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The majority of both casting directors and voiceover artists will tell you that Voice123 is the best voiceover casting platform on the internet today. The company is fair, transparent, and honest…which is more that can be said about certain other, similar platforms (I’ll get into that in another blog someday). Every day, dozens of people are casting for voiceover on Voice123.
While many of those jobs are being posted by people who have been using the site for a while, there are also people posting jobs on the site for the first time every day.
So, as someone new to finding the perfect voice for your project on Voice123, how do you know how to most effectively do so? What are the things you should avoid, and what are things which you absolutely must include?
I get more audition invitations from Voice123 every day than I can possibly submit for (and I audition A LOT). So I need to be selective about which auditions are worth my time. For me there are hard red flags and soft red flags, but also jobs that I know I should drop whatever I’m doing and start auditioning for right away. So if you want the best talent auditioning for your project, you have to know the things that voice actors like myself are looking for in project specs.
Here are 5 ways to effectively cast for voiceover on Voice123 (from a voiceover artist’s perspective).
Be Clear About Your Budget
Voice123 gives you the option to either state your specific budget, give the highest budget you’re willing to offer, or simply say you’re “looking for a quote.”
When you state your specific budget for a project, you’re being upfront about the amount of money you have to spend for the voiceover. This is attractive to voiceover artists, and will get you more quality auditions. When you say you’re willing to pay up to a certain amount, most savvy voice actors will quote that amount. Of course, you’ll get some whose approach is to offer a low rate in an effort to be competitive, but these are typically people who are new, or don’t know better.
The worst option for you to select is “looking for a quote.” This tells voiceover artists that the cost is more important to you than the quality, and many who see this will just skip right over it. Sure, you’ll still get plenty of auditions. After all, there are thousands of voice actors on the platform. But if you want quality auditions for your project, be specific about what you have for a budget.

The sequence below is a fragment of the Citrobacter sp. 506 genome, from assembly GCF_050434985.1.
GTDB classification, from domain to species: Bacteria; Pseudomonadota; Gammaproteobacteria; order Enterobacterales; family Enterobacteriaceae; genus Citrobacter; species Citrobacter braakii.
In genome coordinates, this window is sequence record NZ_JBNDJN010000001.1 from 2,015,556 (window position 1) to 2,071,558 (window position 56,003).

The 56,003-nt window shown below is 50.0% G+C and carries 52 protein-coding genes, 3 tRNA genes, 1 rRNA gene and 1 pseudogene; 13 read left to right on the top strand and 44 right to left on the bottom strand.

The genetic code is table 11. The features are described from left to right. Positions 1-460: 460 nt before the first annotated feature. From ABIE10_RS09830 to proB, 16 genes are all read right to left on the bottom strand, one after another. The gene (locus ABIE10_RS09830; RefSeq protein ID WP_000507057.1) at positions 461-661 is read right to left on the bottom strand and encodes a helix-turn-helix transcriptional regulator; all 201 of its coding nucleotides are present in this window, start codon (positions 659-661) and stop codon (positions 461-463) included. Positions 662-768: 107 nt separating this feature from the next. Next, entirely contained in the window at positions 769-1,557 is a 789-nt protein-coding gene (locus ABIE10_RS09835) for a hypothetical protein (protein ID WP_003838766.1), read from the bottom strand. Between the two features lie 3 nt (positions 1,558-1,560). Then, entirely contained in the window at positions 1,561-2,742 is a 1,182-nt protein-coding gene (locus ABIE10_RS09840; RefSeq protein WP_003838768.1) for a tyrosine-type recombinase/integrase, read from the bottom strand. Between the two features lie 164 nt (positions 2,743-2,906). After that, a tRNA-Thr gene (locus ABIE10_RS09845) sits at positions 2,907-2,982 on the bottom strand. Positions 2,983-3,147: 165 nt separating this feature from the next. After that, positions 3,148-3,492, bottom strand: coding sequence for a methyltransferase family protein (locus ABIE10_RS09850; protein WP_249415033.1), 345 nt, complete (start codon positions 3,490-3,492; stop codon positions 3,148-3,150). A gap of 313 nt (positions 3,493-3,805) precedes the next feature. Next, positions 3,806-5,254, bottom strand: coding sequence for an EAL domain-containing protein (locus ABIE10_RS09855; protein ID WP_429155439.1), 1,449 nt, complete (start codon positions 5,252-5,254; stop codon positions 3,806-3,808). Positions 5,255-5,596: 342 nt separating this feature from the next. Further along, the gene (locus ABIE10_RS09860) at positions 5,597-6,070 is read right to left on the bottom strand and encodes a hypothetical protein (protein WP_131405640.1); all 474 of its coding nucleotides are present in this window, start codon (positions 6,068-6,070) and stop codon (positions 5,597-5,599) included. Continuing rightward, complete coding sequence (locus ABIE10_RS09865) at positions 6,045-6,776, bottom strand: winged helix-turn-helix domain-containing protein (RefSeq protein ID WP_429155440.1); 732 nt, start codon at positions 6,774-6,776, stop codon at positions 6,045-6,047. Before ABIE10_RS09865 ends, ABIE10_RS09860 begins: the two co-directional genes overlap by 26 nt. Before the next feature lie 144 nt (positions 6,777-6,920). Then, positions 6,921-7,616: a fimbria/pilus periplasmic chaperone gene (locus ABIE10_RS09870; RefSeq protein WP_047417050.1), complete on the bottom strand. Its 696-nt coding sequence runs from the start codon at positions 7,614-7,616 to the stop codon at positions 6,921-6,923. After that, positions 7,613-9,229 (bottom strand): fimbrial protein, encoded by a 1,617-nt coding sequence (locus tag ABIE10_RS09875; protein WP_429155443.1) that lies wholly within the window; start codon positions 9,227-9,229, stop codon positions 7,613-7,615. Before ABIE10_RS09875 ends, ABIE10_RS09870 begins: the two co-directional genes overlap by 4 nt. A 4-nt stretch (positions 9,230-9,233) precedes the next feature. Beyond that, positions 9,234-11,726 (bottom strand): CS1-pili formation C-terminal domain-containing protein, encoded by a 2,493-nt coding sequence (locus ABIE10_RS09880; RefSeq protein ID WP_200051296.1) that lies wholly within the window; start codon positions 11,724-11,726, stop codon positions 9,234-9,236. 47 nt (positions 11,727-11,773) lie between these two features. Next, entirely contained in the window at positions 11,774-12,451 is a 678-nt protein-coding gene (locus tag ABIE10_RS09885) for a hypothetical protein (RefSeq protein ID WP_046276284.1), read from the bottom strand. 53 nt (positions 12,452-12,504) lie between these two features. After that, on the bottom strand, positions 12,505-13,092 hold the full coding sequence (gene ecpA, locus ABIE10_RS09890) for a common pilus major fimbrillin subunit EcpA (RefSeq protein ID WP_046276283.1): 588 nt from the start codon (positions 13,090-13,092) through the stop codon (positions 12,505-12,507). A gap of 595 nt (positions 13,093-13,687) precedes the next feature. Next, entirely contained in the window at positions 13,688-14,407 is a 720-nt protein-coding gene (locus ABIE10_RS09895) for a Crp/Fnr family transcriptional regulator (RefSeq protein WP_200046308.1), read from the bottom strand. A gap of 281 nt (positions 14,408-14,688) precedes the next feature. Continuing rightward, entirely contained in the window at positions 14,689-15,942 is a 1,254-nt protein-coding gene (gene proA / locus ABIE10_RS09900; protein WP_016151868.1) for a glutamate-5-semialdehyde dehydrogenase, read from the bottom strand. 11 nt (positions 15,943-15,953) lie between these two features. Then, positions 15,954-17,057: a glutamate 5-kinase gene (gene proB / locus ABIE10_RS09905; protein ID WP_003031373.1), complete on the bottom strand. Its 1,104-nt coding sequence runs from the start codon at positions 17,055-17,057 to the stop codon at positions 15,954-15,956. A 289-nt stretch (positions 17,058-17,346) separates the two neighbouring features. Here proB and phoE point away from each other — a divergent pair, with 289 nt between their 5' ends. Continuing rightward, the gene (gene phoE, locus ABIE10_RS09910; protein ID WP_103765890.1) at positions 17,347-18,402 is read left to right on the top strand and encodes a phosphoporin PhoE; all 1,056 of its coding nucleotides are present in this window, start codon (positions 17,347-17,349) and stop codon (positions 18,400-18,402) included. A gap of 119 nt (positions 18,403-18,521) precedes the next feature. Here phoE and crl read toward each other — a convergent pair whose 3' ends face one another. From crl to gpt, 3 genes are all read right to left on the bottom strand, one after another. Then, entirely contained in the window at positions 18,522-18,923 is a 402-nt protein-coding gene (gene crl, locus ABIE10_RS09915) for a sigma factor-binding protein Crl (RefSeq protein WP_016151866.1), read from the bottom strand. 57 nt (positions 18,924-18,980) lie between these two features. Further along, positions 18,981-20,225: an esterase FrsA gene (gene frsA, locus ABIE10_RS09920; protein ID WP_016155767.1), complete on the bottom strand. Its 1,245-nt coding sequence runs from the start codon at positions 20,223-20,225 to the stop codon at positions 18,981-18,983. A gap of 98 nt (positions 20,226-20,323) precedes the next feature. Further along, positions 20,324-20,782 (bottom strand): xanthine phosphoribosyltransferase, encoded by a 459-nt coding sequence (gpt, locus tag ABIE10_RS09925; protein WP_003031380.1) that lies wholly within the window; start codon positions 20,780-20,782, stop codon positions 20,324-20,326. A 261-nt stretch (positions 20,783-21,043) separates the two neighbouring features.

Know What Age and Gender You’re Looking For
I know that if I’m auditioning for a project that’s looking for a male adult voice, I’m going up against all of the other male adults on the platform. But if I audition for a project that doesn’t know what age and gender they want, I’m going up against a lot more people…and my chances are going way down. So I know I’m better off skipping ones like this, so I have more time to audition for jobs in which they know what they’re looking for.
Listen to the Auditions You Receive
I’m not sure if voice buyers are aware of this, but on the voice actor side, it clearly shows the percentage of auditions you’ve actually listened to for all of the projects you’ve posted. If you only bother listening to half, or even 75% of your auditions, voice actors like me are not going to waste our time putting together an audition that may or may not even be listened to.
Give at Least Some Sort of Direction
To be a successful voice actor, it’s important to master as many different delivery styles as you can. The more diverse your skillset, the more opportunities you’ll be able to compete for. So if a project has no direction whatsoever, how do I know which tool to reach for in my toolbox? If it’s up to me to guess, and there’s a good chance I won’t guess correctly, it’s just not worth auditioning for.
Specify the Length of the Recording
You would think this one would be obvious. But you’d be amazed at the amount of projects I see that say the length of the recording is “to be determined.” How am I supposed to know if your budget aligns with my rates, if I don’t know how long it’s going to be. It’s like going to a carpet store and saying, “I need carpet for my home.” “Ok, what size rooms are we talking?” “Well, I don’t know. But here’s what I’m willing to pay.” Or even worse, “I don’t know the size of my rooms, and I don’t know how much money I have.”
If that’s the case, you should probably have all of that worked out before you step foot in the carpet store.
I hope you’ve found it helpful to see some advice for posting a project on Voice123, from the perspective of the talent. My apologies if it came off as a rant, that’s not my intent. I just want you to know what it takes to get the best quality voice actor to audition for your project, so that it can be a success.
I love Voice123, and I want it to always be the best experience for both voiceover artists and clients!
Don’t have time to post a project on Voice123, and you need a voiceover right now? BOOK ME NOW!